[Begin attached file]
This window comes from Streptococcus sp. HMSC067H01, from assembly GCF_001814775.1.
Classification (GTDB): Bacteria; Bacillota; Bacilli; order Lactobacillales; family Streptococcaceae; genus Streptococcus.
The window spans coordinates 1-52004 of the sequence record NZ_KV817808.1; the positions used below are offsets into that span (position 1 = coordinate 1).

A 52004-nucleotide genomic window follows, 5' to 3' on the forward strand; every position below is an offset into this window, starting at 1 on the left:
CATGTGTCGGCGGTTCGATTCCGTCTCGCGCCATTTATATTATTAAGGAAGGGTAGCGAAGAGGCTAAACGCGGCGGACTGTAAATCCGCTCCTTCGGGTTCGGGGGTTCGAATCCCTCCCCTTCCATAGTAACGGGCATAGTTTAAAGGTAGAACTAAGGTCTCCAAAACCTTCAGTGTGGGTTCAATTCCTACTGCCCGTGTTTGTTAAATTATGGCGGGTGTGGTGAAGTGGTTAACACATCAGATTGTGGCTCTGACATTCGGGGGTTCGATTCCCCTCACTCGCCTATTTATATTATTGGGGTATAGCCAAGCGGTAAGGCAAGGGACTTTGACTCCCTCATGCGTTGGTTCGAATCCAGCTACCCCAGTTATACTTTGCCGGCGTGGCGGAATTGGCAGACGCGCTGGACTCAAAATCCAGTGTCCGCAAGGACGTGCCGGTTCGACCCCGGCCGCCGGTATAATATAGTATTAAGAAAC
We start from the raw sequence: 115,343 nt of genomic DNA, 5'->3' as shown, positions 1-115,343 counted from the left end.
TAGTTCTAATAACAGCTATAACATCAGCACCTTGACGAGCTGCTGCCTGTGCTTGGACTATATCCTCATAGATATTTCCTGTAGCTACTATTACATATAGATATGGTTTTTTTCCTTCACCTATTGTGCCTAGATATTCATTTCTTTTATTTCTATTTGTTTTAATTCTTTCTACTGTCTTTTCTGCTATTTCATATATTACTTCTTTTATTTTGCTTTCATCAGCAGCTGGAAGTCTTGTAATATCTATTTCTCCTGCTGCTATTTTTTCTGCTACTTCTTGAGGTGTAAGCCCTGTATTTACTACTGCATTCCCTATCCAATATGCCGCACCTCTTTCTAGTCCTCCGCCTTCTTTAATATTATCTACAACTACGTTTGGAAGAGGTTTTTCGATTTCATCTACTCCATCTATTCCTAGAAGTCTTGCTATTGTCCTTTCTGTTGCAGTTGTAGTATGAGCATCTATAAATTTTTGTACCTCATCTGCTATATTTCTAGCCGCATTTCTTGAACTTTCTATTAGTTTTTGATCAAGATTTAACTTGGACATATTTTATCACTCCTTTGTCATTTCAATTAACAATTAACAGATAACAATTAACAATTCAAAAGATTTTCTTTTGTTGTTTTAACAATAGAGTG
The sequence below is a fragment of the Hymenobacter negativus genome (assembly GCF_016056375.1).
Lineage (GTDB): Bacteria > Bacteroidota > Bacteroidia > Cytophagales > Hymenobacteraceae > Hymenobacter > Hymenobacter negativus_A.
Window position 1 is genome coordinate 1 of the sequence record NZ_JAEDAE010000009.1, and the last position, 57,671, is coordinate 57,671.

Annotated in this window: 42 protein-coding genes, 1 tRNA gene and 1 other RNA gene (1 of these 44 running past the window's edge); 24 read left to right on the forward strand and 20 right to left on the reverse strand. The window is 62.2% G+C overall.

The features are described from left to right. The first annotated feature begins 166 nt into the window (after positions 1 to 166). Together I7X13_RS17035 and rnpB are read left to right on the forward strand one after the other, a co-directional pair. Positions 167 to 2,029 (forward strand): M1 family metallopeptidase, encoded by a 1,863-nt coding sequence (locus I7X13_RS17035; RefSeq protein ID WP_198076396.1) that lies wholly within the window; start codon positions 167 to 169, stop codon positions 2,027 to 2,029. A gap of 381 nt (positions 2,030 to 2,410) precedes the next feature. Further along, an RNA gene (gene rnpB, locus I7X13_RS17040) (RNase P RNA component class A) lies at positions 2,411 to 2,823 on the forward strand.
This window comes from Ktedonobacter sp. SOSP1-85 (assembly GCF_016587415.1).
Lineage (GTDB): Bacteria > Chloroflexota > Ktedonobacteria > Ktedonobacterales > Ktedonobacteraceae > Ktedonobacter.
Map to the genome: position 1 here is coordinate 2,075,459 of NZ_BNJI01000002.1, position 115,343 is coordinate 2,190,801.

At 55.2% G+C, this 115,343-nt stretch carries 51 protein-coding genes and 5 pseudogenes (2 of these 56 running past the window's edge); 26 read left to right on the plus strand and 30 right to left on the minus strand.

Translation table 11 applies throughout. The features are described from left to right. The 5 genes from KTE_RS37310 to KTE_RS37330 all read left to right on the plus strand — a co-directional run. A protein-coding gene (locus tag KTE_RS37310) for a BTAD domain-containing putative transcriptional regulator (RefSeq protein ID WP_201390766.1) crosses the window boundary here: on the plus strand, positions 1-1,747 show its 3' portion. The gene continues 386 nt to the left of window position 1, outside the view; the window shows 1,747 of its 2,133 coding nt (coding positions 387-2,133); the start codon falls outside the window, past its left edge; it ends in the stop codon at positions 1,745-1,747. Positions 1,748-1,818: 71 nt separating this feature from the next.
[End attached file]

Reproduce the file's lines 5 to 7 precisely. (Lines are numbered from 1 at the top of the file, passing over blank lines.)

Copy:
CATGTGTCGGCGGTTCGATTCCGTCTCGCGCCATTTATATTATTAAGGAAGGGTAGCGAAGAGGCTAAACGCGGCGGACTGTAAATCCGCTCCTTCGGGTTCGGGGGTTCGAATCCCTCCCCTTCCATAGTAACGGGCATAGTTTAAAGGTAGAACTAAGGTCTCCAAAACCTTCAGTGTGGGTTCAATTCCTACTGCCCGTGTTTGTTAAATTATGGCGGGTGTGGTGAAGTGGTTAACACATCAGATTGTGGCTCTGACATTCGGGGGTTCGATTCCCCTCACTCGCCTATTTATATTATTGGGGTATAGCCAAGCGGTAAGGCAAGGGACTTTGACTCCCTCATGCGTTGGTTCGAATCCAGCTACCCCAGTTATACTTTGCCGGCGTGGCGGAATTGGCAGACGCGCTGGACTCAAAATCCAGTGTCCGCAAGGACGTGCCGGTTCGACCCCGGCCGCCGGTATAATATAGTATTAAGAAAC
We start from the raw sequence: 115,343 nt of genomic DNA, 5'->3' as shown, positions 1-115,343 counted from the left end.
TAGTTCTAATAACAGCTATAACATCAGCACCTTGACGAGCTGCTGCCTGTGCTTGGACTATATCCTCATAGATATTTCCTGTAGCTACTATTACATATAGATATGGTTTTTTTCCTTCACCTATTGTGCCTAGATATTCATTTCTTTTATTTCTATTTGTTTTAATTCTTTCTACTGTCTTTTCTGCTATTTCATATATTACTTCTTTTATTTTGCTTTCATCAGCAGCTGGAAGTCTTGTAATATCTATTTCTCCTGCTGCTATTTTTTCTGCTACTTCTTGAGGTGTAAGCCCTGTATTTACTACTGCATTCCCTATCCAATATGCCGCACCTCTTTCTAGTCCTCCGCCTTCTTTAATATTATCTACAACTACGTTTGGAAGAGGTTTTTCGATTTCATCTACTCCATCTATTCCTAGAAGTCTTGCTATTGTCCTTTCTGTTGCAGTTGTAGTATGAGCATCTATAAATTTTTGTACCTCATCTGCTATATTTCTAGCCGCATTTCTTGAACTTTCTATTAGTTTTTGATCAAGATTTAACTTGGACATATTTTATCACTCCTTTGTCATTTCAATTAACAATTAACAGATAACAATTAACAATTCAAAAGATTTTCTTTTGTTGTTTTAACAATAGAGTG